a quiet language. Lots of tenderness here—your heart takes wings
as the stress of the day falls away, no news of more chaos, no outer world
to interrupt nor impose nor demand, just soothing touch where no words
are needed. And if a match happens to ignite, revel in a path to wisdom.

I have lived a full life which is not to say I am finished, But I do have the wisdom
to ask myself if what occupies me is with purpose. Sometimes in a whisper
I might hear a call to veer right, or left, or to stay the course, a mere handful of words
to provide a compass. Or I might feel a vibration from my center which is a wonder.
a resonance of truth bigger than my little self, bigger than the whole tumbling world.
And as I speak in my soft voice through this Bigness, I quake, I spread my wings.

We long to fly; we are only human. And if the universe does not provide us with wings
we must fashion our own, at least enough to float in the air like Chagall, his wisdom
a vision of loveliness--and a giant rooster! Ha! Surrealism. This troubled world
could use a good dousing of love and humor. Let’s look to the stars and whisper
our deepest hopes—that’s the way home, the way back to the garden, the wonder.
Everything else? Distraction, chaos, ego, or (god forbid) busywork—just a bunch of words.

We live in a curious and magical world where birds have wings
and we humans have words and each other. Some wisdom
(when we are lucky) comes to us in whispers, buoyed by an air of wonder.
My Mother Pencils Her Eyebrows (an abecedarian)

About the good Dr. Kildare played by Richard Chamberlain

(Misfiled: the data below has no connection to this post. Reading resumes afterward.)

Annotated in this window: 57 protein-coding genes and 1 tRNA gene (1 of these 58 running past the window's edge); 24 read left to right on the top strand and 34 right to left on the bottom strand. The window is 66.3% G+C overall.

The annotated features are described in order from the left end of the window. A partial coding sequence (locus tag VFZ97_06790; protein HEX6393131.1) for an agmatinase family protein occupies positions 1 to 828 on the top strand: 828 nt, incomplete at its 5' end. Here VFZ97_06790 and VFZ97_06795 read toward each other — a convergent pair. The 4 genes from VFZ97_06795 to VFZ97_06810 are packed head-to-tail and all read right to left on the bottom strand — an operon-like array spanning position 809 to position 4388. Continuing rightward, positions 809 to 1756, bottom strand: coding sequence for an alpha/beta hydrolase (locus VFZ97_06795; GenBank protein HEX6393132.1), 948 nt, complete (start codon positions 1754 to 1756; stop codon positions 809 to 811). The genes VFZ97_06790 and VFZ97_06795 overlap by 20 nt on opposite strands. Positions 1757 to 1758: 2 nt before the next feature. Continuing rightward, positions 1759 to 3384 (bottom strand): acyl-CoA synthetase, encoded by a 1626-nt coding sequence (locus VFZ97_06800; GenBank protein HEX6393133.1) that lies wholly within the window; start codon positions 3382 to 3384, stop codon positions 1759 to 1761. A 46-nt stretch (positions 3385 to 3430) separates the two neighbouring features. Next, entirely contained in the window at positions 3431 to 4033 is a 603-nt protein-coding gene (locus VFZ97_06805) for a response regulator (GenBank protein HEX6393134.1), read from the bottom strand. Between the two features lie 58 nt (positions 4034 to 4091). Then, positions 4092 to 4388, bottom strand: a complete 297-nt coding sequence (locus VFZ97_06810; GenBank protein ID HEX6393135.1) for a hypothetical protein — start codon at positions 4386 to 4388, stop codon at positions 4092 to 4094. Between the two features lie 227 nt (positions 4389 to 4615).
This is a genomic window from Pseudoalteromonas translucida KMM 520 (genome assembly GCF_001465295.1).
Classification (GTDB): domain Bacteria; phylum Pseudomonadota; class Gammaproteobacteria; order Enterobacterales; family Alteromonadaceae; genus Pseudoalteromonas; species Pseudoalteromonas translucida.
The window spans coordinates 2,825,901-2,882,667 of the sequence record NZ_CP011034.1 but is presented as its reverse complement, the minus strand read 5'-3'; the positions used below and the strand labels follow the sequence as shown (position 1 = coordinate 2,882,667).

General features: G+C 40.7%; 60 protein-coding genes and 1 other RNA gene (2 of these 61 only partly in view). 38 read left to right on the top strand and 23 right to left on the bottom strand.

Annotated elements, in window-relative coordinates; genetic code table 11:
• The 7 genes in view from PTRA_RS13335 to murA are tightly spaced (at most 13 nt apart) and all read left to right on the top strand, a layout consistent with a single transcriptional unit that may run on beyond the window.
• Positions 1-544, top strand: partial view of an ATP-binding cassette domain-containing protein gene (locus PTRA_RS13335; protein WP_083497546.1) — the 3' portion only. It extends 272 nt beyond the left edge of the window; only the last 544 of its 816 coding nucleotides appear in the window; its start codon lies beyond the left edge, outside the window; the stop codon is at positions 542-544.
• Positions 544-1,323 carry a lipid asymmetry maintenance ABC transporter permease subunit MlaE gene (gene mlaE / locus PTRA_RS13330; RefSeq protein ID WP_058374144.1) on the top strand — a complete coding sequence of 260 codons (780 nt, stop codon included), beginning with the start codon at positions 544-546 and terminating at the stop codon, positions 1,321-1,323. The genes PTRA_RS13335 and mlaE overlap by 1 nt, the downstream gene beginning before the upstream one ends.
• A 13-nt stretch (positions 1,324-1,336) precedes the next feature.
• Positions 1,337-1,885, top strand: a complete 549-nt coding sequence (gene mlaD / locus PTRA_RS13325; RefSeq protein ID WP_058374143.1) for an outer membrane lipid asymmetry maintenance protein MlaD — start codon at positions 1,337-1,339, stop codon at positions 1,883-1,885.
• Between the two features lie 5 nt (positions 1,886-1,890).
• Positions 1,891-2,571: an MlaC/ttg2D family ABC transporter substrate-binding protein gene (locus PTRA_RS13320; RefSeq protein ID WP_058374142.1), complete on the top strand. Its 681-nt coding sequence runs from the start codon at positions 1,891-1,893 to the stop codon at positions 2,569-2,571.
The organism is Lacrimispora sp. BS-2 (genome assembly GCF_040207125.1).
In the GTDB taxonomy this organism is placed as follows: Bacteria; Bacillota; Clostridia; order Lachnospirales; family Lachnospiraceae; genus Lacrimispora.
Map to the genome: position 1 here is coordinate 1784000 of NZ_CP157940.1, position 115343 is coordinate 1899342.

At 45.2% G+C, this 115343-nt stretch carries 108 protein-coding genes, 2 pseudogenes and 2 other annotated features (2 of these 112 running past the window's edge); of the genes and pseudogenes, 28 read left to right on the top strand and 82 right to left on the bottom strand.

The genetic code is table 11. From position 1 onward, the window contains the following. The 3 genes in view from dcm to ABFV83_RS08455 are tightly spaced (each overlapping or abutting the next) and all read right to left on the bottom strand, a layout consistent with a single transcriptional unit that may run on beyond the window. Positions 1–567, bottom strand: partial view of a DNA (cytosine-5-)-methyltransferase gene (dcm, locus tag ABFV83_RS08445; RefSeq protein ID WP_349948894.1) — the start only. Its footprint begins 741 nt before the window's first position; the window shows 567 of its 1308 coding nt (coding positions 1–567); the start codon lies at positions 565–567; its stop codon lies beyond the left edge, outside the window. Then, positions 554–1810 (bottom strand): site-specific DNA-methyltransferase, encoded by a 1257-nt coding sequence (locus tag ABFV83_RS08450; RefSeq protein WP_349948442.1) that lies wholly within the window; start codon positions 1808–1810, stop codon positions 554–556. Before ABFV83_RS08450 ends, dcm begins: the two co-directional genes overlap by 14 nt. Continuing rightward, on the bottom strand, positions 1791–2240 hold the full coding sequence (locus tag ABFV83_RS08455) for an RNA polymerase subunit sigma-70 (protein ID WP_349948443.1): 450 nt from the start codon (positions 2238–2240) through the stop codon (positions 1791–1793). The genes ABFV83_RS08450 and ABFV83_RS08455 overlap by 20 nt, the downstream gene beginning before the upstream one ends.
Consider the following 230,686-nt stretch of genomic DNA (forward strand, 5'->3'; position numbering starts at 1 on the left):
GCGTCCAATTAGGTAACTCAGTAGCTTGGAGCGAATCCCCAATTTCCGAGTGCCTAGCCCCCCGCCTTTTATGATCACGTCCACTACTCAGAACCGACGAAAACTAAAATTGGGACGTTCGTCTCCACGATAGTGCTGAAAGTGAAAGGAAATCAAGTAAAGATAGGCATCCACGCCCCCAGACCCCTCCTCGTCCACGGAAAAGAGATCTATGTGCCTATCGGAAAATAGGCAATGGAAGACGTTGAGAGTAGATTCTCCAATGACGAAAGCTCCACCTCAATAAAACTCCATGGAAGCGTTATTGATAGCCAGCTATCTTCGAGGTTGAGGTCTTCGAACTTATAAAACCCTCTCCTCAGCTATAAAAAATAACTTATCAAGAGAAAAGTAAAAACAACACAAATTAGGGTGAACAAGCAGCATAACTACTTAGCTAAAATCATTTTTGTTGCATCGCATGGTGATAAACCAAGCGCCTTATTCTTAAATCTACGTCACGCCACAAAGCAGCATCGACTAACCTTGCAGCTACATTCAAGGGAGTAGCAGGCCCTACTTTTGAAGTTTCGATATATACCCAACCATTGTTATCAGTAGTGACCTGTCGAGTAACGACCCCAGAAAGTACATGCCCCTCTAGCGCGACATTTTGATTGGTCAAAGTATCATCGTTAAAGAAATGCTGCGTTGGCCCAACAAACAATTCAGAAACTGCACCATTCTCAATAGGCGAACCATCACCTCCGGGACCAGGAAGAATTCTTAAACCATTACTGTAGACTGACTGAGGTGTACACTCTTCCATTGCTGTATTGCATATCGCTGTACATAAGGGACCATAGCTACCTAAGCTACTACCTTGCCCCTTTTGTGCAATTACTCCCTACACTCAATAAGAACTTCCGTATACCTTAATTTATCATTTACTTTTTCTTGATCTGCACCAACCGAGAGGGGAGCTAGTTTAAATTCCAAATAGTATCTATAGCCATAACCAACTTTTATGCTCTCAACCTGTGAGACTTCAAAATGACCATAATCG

Before he became a shipwrecked prisoner of the Shogun’s Samurai, a role he played
Complete with mascara--as if that would help him to blend in? It
Didn’t. He would always be Dr. Kildare to me.
Even though the romance of John Blackthorne with his cultural attaché
--Fraught and mostly unfulfilled—did manage to drag me through one
Good evening after another of high drama on the screen.
How could I surrender my attachment to the character who had
Inhabited 191 episodes in five seasons which I didn’t see all of but whose reruns
Joyfully carried me to a saner world where medical dilemmas and personal dramas were
Keenly crafted to resolve within one hour every afternoon? I
Loved to watch with my mother when she set down the tasks of the
Moment of which there were many (Major Domo to a family of nine)
Neatly finger-pressing a seam or pinning a hem, easing the excess of an A-line
Over the ironing board, she kept one eye on the Black & White. I guess she didn’t
Pretend to stop working. I don’t think she ever
Quit until we were all out of the house. On our own. Successfully launched.
Regretfully, she had, by then, turned to drink, tired of
Stifling her own voice to fit a role she had assumed for what would be thirty seasons.
Tease of resentment took residence in the arch of her manicured brow,
Underscored her non-verbal communication, stained the former lilt of her
Voice with bile until her children ran from her to
Wander like orphans, well-fed, but . . . no ordinary
X-ray could expose the withering, the withholding of tenderness
Year after year. No, not even Dr. Kildare could
Zip her heart (or ours) back together again.

Rachel Barton is a poet, editor, and writing coach. Her book, Jacob’s Ladder, is forthcoming from Main Street Rag Press, This is the Lightness was published in 2022. Her poems have recently appeared in Common House Magazine, Sleet, and the Poeming Pigeon. For more information: